A bipartisan coalition in the U.S. House of Representatives on Wednesday voted to impeach President Donald Trump for a single charge of incitement of insurrection stemming from the deadly violence by a mob of his supporters at the U.S. Capitol last week.
The historic vote meant that it was the second time in as many years that Trump has been impeached by the House. It was also the first time in U.S. history that a sitting president has ever been impeached twice. It was also the most bipartisan impeachment vote ever, as 10 Republicans voted against the leader of their own party.
The vote passed with 231 Representatives voting in favor of the impeachment and 197 voting against it, with five people not registering a vote at all.
While the House managed to bring the impeachment vote in seemingly record time, don’t expect the Senate to move as swiftly for Trump’s impeachment trial. The House first has to deliver the article of impeachment to the Senate.
While Senate Majority Leader Mitch McConnell said Trump should be impeached, he never said he would vote to convict him and announced Wednesday that the Senate would take up the impeachment trial after Joe Biden is inaugurated on Tuesday.
That means Trump will not be in office when his impeachment trial takes place.
Sherrilyn Ifill, President and Director-Counsel of the NAACP Legal Defense and Educational Fund, Inc., called for a prompt Senate trial.
“We call on the Senate to immediately consider the article of impeachment against the president, and vote to convict and remove him from office immediately. Mr. Trump has repeatedly demonstrated that he represents a grave threat to the integrity of our democracy and to the nation as a whole,” Ifill said in a statement emailed to NewsOne. “Every moment that he continues to remain in office puts this country and our democracy in increased danger. The Senate must uphold its obligation to protect and defend our democratic values, and strip Mr. Trump of the presidency before he causes any further damage to our institutions, our lives, and our welfare.”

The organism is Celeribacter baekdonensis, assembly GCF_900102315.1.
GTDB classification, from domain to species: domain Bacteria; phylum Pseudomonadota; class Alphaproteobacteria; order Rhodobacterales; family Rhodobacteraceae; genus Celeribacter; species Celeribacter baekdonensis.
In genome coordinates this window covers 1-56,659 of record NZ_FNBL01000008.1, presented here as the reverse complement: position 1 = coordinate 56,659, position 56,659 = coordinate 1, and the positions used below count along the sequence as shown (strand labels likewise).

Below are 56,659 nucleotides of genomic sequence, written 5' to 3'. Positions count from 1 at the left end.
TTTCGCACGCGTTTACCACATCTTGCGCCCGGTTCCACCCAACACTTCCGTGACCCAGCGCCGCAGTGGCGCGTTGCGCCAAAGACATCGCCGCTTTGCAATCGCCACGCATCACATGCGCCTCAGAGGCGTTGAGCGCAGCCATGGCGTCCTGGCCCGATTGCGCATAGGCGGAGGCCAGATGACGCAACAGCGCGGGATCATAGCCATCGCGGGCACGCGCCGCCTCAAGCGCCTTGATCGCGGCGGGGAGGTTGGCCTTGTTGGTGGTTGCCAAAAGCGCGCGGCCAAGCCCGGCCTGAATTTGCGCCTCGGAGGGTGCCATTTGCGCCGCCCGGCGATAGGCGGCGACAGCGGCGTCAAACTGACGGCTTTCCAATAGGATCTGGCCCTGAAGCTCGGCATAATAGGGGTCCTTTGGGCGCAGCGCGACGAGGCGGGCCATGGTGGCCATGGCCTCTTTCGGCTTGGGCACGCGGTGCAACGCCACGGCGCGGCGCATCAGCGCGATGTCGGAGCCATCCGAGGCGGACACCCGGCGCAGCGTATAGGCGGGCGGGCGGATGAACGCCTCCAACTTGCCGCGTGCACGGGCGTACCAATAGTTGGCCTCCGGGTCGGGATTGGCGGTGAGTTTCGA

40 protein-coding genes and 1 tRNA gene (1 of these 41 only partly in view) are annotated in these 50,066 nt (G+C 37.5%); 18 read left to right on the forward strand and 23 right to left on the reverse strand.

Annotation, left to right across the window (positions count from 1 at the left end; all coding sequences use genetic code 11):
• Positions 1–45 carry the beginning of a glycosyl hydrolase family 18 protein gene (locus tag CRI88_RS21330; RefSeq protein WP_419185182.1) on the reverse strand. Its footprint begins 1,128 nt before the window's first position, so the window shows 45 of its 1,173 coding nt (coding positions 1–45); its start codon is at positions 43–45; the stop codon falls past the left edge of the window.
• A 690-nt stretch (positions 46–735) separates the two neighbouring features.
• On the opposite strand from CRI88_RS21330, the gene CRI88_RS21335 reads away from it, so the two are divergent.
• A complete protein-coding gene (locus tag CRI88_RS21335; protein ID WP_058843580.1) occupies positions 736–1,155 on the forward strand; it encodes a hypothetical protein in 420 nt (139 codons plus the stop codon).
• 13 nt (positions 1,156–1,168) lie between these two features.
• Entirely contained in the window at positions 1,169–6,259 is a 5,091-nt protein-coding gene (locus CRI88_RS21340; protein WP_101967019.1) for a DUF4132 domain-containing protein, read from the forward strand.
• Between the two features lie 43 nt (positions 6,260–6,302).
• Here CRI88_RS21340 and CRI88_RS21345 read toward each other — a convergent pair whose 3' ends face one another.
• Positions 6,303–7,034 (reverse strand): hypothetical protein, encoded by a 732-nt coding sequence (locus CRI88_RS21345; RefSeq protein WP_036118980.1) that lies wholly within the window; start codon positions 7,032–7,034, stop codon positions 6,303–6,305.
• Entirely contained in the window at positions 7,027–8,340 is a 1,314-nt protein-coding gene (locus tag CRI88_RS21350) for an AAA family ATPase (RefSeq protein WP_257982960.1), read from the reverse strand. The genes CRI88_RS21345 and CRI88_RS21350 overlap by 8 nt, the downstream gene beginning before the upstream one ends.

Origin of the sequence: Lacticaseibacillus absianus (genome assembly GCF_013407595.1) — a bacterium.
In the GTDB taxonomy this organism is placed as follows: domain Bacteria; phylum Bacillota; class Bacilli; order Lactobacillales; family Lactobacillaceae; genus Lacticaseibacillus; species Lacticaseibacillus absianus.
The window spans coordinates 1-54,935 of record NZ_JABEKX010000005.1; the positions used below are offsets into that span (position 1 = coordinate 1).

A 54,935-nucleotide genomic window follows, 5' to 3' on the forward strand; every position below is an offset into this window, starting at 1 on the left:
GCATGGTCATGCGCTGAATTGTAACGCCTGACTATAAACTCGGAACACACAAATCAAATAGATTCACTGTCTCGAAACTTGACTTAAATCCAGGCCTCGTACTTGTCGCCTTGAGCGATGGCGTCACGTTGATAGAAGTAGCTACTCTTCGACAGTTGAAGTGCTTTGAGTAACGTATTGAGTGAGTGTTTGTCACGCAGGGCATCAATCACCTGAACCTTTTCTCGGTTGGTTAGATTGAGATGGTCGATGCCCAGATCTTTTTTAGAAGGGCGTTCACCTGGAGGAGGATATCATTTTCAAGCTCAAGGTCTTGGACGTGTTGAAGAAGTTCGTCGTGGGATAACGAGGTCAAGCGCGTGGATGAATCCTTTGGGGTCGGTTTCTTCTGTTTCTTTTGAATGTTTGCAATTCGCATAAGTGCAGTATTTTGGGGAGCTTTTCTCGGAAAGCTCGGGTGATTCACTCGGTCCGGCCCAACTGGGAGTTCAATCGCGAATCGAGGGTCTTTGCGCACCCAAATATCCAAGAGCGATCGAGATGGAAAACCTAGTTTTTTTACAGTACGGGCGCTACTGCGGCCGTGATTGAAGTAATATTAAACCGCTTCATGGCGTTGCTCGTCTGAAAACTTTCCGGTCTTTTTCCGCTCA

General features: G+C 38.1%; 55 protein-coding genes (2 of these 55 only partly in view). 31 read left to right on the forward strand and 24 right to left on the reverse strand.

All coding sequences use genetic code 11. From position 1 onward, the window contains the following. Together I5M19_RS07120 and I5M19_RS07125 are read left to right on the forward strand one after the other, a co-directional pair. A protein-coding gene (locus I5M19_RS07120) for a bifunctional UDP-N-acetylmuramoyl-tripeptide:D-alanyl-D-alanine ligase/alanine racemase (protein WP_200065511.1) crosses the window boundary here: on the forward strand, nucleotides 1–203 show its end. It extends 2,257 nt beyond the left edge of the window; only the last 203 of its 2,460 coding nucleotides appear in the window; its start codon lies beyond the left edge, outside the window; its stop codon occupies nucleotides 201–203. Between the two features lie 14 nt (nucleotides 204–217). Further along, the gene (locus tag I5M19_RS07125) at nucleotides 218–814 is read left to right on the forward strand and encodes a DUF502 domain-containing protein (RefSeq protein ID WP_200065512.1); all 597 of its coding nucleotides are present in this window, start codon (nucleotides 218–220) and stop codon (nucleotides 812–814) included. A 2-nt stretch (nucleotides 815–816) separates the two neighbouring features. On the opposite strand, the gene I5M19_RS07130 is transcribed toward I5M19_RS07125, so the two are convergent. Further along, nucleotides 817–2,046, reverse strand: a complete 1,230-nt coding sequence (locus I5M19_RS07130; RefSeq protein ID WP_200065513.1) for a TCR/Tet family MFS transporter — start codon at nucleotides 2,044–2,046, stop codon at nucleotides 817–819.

Regardless, there is no guarantee the Senate will vote to convict Trump. It would require two-thirds of the Senate to vote in favor of a conviction in order to secure a guilty verdict.
However, one key difference this time around is that the Senate will be led by Democrats, thanks to the historic election of Rev. Raphael Warnock and Jon Ossoff in their Georgia runoff elections last week. In the event of a tie in the 100-person Senate, Vice President Kamala Harris will have the power to cast the deciding vote. It’s unclear how realistic that prospect will be when the Senate decides to hold Trump’s second impeachment trial.
If Tim Scott was any indication, it seemed doubtful that Trump would be convicted in the Senate impeachment trial. The South Carolina Senator — the only Black Republican Senator — has already made his mind up and proudly announced he wouldn’t be voting for a conviction.
“President Trump has eight days left in his term and has promised a smooth and peaceful transition of power. The Democrat-led impeachment talks happening in the House right now fly in direct opposition to what President-elect Joe Biden has been calling for all year,” Scott tweeted Tuesday night.
“An impeachment vote will only lead to more hate and a deeply fractured nation. I oppose impeaching President Trump,” Scott added in a subsequent tweet.